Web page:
I will be speaking to the Copyright Society of the USA on Thursday May 10, 2018 at 5:30 pm at Northeastern University Law School at 250 Dockser Hall – 65 Forsythe Street in Boston. The presentation will discuss the legal and ethical implications of recent sales or proposed sales by museums of works of art in their collections, including the Barnes Foundation, the Corcoran, and the Berkshire Museum. The event is free of charge and open to the public. RSVP is preferred but not required, see attached flyer for details. the event is co-sponsored by the New England Chapter of the Copyright Society of the U.S.A. and Northeastern’s Center for Law, Innovation and Creativity.
After months of uncertainty about the future of the Corcoran Gallery of Art in Washington, DC, the Corcoran’s Trustee’s filed a petition on June 17, 2014 for cy pres—to revise the terms of the trust that administers the museum and the Corcoran College of Art + Design. The Corcoran’s financial condition, they argue, make the current situation untenable and in the long run impossible, to sustain. The petition proposes an arrangement with the National Gallery of Art (NGA) for the bulk of the artwork, and with George Washington University (GW) for the college functions, all to sustain the mission of the trust “as nearly as possible.”
Topics: Frank Gehry, Deaccession, National Gallery of Art, William Corcoran, George Washington University, Philadelphia, Rule 24, Renwick Building, Cy Pres, Washington DC, Flagg Building, Corcoran College of Art + Design, William Flagg, Trusts, Museums, Friends of the Barnes, Corcoran Gallery of Art, intervention, Senator William Clark, Barnes Foundation
Reflecting on the recent argument by the Detroit Institute of Arts that the city of Detroit cannot legally sell, let alone be forced to sell, the artwork in the museum to satisfy creditor, some overlapping terminology creates the possibility of an important confusion. Particularly in the realm of deaccessioning, this distinctions are quite important. Meanwhile, the state of Michigan today approved its part of the “Grand Bargain” to subsidize the bankruptcy to avoid sale or encumbrance of the artwork.
Topics: Donn Zaretsky, Roberta Smith, Rose Art Museum, Lee Rosenbaum, Columbia University, Deaccessioning, Detroit Institute of Arts, Isabella Stewart Gardner Museum, Association of Art Museum Directors, Michigan, Albright-Knox Gallery, New York Times, Detroit Bankruptcy, AAMD, Edward Hopper, Pennsylvania Academy of Fine Arts, grand bargain, Brandeis University, Barnes Foundation
We launched the Art Law Report one year ago tomorrow. Several dozen posts, thousands of visitors and many more views later, a very special thank you to everyone who has read and followed the blog. The connections made literally all around the world are humbling and enlightening. We continue to strive to provide an interesting selection of legal updates and issues, while offering an opinion and perspective that tries to improve the understanding both of those familiar with legal concepts, and those less so. The continuing developments in copyright, FSIA, immunity from seizure, and other resitution issues in particular are certainly keeping us on our toes, and collections issues like the Barnes case are never too far away either. Your links and comments are appriated, and we will keep linking to all those viewpoints from which we are learning too. Here's to another year of substantive conversation.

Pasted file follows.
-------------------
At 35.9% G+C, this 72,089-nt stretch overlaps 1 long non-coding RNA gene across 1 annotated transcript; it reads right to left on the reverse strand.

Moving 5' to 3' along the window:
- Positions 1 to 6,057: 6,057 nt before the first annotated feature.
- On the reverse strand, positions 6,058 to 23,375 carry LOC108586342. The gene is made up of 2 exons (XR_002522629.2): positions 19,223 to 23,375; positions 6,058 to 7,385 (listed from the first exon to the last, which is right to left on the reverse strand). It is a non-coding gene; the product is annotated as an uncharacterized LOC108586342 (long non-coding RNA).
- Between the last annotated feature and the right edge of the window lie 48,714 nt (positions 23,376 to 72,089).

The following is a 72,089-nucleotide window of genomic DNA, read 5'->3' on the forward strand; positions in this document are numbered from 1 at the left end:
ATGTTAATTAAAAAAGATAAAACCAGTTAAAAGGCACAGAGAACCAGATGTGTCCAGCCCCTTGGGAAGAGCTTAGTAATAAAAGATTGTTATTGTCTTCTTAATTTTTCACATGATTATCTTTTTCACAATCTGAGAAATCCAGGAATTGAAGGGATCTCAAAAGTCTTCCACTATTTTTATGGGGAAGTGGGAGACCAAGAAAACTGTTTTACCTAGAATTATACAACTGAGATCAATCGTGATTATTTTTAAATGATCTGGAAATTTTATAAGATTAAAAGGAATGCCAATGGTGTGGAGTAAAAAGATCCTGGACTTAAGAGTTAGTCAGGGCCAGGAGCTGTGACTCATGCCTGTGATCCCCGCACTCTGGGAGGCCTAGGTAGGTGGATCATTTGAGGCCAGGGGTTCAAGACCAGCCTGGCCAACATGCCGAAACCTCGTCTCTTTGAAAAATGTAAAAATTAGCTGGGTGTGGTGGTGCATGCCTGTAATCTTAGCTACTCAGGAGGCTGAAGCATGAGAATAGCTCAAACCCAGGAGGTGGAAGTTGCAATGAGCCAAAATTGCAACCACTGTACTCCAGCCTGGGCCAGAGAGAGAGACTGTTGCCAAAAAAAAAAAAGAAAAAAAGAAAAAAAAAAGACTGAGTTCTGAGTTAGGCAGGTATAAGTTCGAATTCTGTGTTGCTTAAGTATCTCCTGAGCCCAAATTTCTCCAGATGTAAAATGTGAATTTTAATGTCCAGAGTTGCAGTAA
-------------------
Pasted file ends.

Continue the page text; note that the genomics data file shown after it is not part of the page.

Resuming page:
Topics: cultural property, Immunity from Seizure, Collections, FSIA, Restitution, Foreign Sovereign Immunities, Copyright, Immunity from Seizure Act, Foreign Cultural Exchange Jurisdictional Immunity, Art Law Report, Barnes Foundation
The Barnes relocation, and challenges to it, are both in the news again. Apparently former Barnes CEO Kimberly Camp—who held that office when much of the push was made to justify the need to relocate to Center City in Philadelphia—posted a blog entry about the financial condition of the Foundation at the time. She writes:
Montgomery County Orphan’s Court Judge Stanley R. Ott, the presiding judge in the unsuccessful challenge to the Barnes Foundation’s move to Center City in Philadelphia has upheld his award of sanctions against the plaintiffs challenging the move. After a recent hearing, the judge awarded the Barnes $25,000 in attorneys' fees from the Friends of the Barnes, and a separate $15,000 form a lawyer who had filed a challenge in his own right.
To paraphrase the famous Saturday Night Live skit about General Francisco Franco: this just in: Museum members and supporters still cannot go to court to challenge the administration of the institution. The Barnes Foundation has defeated the latest challenge to its right to move from its original home in Lower Merion outside of Philadelphia to its new home in the center of the city. The relocation will go forward.
Topics: Albert Barnes, Art of the Steal, Rose Art Museum, Philadelphia, Saturday Night Live, Cy Pres, Collections, General Francisco Franco, Isabella Stewart Gardner Museum, Trust reformation, Lincoln University, Lower Merion, Trusts, Standing, Barnes Foundation